The Faerie Pools are at the Back Cuillins, near Glenbrittle, in the South-West of the Isle of Skye. The River Brittle falls over the rocks into crystal clear, deep pools, which are wonderful, wild swimming spots for the more adventurous, albeit cold.
The name derives from folklore associated with the Clan MacLeod, the ruling clan on Skye, as one of its chiefs is believed to have married a Faerie Princess. Many of the most spiritual sites on Skye being named after the Faeries., and the Clan Macleod has the Faerie Flag gifted to the Chief and wrapped around a baby, which allows the Chief to flourish the flag and summon the Faeries in times of great peril. The Flag is still kept at Dunvegan Castle, on Skye, home of the Clan Chief.
For many hundreds of years Skye remained an island isolated from the rest of Scotland. It did not exist in a complete vacuum, as it was settled by both Celts and Norse, and probably by the Picts before them. There were always comings and goings by way of ships and boats from the mainland and abroad. Due to this sea access, Skye became a Viking hot spot, like so many of the other Scottish Isles. It is no wonder, then, that fairy lore lingered on after it had begun to erode elsewhere. The most common stories in Celtic-Pict Mythology are of a beautiful human child taken by the fairies and replaced by a sickly, ugly changeling.
Another Story came from a Church Minister’s family on Skye: a little boy and his sister had been left to stay with their grandmother while their mother went to nurse an ailing friend some distance away. A neighbour boy joined the pair to play. After a pleasant afternoon of playing in the sunshine, the children began to feel tired and a little ornery. An elderly woman happened to call on the children’s grandmother. Now, this woman was known to be a ‘wise woman’ and had an idea about how to cheer them up. Now, this wise woman took a liking to the children and asked if they would like to see something special. They replied that yes, they would, so she beckoned them to follow her. The children followed the old woman down a winding path through a glen and over to a little burn.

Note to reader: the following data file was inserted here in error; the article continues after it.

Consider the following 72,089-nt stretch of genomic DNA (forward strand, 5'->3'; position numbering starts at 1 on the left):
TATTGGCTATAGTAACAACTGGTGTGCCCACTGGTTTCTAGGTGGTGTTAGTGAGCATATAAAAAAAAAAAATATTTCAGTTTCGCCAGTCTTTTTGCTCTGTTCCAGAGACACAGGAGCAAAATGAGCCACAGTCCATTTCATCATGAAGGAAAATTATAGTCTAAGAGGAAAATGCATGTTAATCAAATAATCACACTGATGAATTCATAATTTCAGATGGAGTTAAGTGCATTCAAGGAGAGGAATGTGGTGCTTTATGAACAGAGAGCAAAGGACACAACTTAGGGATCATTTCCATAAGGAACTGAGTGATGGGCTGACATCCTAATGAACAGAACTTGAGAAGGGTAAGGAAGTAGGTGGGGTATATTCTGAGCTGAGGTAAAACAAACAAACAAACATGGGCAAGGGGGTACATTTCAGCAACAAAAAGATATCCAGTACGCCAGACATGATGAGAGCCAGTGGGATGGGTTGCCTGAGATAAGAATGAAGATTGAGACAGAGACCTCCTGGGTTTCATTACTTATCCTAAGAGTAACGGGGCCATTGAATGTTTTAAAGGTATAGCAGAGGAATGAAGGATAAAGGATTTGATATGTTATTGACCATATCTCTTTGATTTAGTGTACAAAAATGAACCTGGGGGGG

Following her instructions, the children held hands, the first with the wise woman and so on so that all four were connected. Then, they sat down beside the stream. Suddenly, on the other side of the brook the children beheld an iridescent re burning in twilight of the early evening. They couldn’t believe their eyes when fairies appeared around the re! The fairies were bedecked all in green and danced merrily about the flames. When the children arrived by the very same burn the next day to show their friends, the fairies were nowhere to be seen. K.M. Briggs reveals that the little boy was the husband of the woman who told her this story. According to his wife, the minister reckoned it was the presence of the wise woman that allowed the children to see the fairies. By holding the hand of the witch, and all children connecting together in a line, the minister thought each child was able to tap into the energy or extra sense that the wise woman carried. For it was said among the villagers that this woman possessed the famous Celtic ‘second sight.’